It was supposed to be a month in a cottage by the lake in Maine. For Peyton Gerard it was time to recover from not one but three disastrous breakups and try to find her muse again. A successful romance novelist needed to believe in romance to write about it believably, and Peyton had lost her faith in it.
For Dixon “Dix” Amendola it was supposed to be time to rehab his injured thigh from a SEALs mission that fell apart, to mourn the two team members who were killed and to deal with his guilt. Learning the mission had been compromised did nothing to ease the burden of blame he carried.
The problem: the cottage had been rented to both of them by accident.
Put two stubborn people in close quarters—a hot SEAL and an appealing author, add in moonlit nights by the lake, and suddenly they don’t mind sharing. But then reality intrudes, Dix returns to lead a repeat of the mission and all Peyton can do is pray it will be successful and that when he returns, he’ll come back to her.
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He rounded a curve in the dirt road just as his GPS announced, “Your destination is on the left.” The outside of the place was exactly as he’d seen it in the photo online. The boat Eileen had told him about was already tied up at the little, short dock. The soft breeze drifting in through his open window carried the fresh scents and sounds of the area, instantly soothing him.
What was jarring was the car parked on the so-called grass next to the cottage. What the fuck? He hoped it wasn’t a nosy neighbor just waiting to give him an eager welcome. Socializing wasn’t on his to-do list. He pulled in next to the vehicle and grumpily opened the door and got out. He was just looking around to see where the owner of the car might be when the side door opened and a woman popped out.
Okay, maybe woman was too mild a term. She looked like a miniature lush goddess. If he’d been the least bit interested in female companionship, he’d think maybe his day was looking up. This one couldn’t be more than five foot five, with hair in a rich shade of red framing a heart-shaped face. Her hair bounced around her head in wild curls, in time, he noticed with her breasts that bounced beneath her T-shirt. The strap of a cross-body purse lay in the valley between those breasts, emphasizing their roundness. Shorts accentuated nicely rounded hips, and when she turned to pull the door shut tightly behind her, he got a view of an ass his hands itched to cup.
Whoa there, mister. This is a no-sex time out. Reconditioning, not relaxation. Maybe he should tell that to his cock that suddenly wanted to make its own appearance and deliver a greeting. It was sending him a very painful message which took all his famous discipline to control.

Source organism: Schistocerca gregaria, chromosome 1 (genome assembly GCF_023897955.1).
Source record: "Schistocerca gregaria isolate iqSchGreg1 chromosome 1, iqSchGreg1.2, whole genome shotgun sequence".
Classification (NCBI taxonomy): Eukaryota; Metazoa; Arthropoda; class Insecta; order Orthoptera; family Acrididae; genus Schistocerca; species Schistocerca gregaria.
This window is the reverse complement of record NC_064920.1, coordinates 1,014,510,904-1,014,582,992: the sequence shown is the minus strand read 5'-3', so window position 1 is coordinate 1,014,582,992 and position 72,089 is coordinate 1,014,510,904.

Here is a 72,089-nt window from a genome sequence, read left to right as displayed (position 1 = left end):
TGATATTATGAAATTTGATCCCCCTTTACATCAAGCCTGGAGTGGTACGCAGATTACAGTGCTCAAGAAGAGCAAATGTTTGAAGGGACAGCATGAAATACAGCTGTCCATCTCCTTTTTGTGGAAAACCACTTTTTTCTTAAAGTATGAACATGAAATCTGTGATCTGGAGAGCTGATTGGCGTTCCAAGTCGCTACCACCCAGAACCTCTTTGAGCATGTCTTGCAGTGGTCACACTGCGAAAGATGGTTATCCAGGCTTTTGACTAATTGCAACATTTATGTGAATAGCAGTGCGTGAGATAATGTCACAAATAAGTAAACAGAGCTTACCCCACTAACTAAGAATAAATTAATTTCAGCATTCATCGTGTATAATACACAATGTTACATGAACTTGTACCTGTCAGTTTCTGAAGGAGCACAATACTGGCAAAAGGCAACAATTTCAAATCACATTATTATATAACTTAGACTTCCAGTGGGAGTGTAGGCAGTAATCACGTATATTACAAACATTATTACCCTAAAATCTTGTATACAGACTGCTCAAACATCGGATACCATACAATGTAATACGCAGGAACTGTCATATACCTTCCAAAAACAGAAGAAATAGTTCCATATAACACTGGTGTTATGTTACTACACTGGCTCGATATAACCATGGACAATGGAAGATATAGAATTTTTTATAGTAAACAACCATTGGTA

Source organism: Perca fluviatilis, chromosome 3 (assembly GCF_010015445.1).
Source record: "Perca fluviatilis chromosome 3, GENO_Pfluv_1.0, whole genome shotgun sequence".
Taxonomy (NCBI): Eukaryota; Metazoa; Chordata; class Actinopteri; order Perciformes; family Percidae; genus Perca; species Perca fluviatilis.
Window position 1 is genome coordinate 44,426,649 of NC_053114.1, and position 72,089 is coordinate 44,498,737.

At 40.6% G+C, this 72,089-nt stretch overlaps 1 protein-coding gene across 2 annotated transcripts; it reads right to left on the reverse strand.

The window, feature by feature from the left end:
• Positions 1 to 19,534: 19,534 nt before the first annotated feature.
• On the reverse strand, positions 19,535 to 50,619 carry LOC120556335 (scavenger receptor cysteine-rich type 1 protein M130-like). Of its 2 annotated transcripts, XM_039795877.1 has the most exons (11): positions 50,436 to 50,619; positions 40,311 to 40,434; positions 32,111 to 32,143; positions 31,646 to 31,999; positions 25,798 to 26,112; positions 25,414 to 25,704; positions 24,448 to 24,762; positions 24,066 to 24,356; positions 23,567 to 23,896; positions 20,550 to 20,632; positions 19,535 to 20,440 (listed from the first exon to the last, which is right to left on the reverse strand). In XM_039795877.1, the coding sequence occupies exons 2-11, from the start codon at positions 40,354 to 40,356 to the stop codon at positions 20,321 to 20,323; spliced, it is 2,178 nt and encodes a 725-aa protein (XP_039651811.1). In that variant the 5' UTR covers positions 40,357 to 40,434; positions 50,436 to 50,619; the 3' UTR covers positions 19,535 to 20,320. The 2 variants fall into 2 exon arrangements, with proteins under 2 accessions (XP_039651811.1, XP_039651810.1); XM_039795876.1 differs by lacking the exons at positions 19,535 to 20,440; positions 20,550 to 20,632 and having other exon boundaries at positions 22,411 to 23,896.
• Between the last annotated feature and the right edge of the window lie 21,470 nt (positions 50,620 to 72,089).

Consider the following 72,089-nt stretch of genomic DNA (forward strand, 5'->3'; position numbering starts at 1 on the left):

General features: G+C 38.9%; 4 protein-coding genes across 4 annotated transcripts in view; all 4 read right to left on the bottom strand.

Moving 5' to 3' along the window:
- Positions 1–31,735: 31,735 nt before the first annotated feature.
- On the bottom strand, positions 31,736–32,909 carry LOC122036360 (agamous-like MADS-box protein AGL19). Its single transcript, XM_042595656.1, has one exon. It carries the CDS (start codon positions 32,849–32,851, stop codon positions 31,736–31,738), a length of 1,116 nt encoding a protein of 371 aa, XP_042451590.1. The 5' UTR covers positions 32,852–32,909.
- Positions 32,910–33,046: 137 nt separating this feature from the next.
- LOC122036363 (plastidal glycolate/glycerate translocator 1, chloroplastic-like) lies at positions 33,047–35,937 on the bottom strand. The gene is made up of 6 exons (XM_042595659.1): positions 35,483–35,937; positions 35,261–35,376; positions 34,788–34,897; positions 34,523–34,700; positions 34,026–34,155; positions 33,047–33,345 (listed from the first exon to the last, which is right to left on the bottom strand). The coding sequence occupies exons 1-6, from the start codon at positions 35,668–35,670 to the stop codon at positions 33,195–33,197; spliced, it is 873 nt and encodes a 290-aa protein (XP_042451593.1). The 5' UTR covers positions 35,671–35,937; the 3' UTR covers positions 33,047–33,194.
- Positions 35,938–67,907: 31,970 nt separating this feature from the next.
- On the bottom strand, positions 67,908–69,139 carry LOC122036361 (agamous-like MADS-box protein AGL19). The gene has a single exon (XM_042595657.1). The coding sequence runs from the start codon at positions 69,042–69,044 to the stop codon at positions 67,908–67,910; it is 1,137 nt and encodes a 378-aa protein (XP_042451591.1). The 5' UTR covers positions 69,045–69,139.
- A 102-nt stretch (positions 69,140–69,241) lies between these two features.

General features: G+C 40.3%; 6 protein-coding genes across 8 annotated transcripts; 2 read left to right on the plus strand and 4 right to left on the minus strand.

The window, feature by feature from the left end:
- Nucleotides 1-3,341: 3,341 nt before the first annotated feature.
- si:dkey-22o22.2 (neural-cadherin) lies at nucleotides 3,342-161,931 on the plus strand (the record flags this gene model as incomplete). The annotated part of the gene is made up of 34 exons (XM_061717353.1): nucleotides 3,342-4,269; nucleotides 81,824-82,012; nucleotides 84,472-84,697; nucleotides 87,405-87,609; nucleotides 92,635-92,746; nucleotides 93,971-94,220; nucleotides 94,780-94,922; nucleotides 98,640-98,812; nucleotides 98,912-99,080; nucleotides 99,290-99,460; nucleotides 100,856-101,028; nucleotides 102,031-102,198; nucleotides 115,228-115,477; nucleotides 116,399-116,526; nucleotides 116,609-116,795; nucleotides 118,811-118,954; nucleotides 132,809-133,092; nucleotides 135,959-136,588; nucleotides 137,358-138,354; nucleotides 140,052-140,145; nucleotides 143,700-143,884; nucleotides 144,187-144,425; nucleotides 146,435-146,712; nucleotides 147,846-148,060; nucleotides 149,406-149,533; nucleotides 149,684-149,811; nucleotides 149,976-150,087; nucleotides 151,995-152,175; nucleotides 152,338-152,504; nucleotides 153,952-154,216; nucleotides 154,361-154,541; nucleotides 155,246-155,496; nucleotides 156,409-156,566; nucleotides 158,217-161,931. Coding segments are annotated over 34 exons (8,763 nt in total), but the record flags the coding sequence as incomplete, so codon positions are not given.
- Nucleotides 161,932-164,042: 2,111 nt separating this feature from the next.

“Are you the housekeeper?” He didn’t even know if Eileen had told him there’d be one, but who else would be here, and with a key?
“Housekeeper?” She stared at him. “Not quite. Who are you?”
He took a moment to note that her face was free of makeup, and he doubted it needed any to enhance it. Emerald-green eyes peered out from beneath lashes thicker than any manufacturer could produce. Her cheeks held a faint rosy tinge and a smattering of freckles. And that mouth—
Yup. Good thing he was on a no-sex diet. He had one goal to accomplish here, and he couldn’t afford to be distracted.
“I’m the tenant. I rented this place for the next month.”
“No. Wrong answer.” She shook her head vehemently. “You must be in the wrong place. I rented this place for the next month.”
A little bubble of anger tried to work its way up through his system. He did not need this. He wanted to get settled in, go for a run, take a swim, and contemplate his future.
“I’m sorry. You must have gotten the address wrong.” He stepped forward, figuring if he crowded her space, she’d retreat. She was nearly a foot shorter than he was.
“Address wrong?” she repeated. Then she held up the ring with two keys on it, jingling it in front of him. “Then exactly how would I have these keys?”
“Don’t know and don’t care. You have to leave.” He glared at her. “Now.”
She stared at him for a long moment then shocked him by breaking into laughter.
“Does that work for you often?” she asked, grinning. “I mean, that whole alpha thing? Get out? Be gone?” She burst into laughter again.
Dix ground his teeth together. What the hell was going on here?
“We have to get this straightened out. Right now.”
“Fine by me.” The woman tugged a cell phone out of her pocket and scrolled through the numbers.
Dix held his own cell up. “I’ll call the rental agent myself,” he told her.
She frowned. “You don’t trust me?”
“There’s obviously some mix-up, and I want to hear the answer for myself. We’ll get the agent to settle it, and then you can just pack up and get out of here.”
“Fine. Then you can just get in your truck and head on out of here.”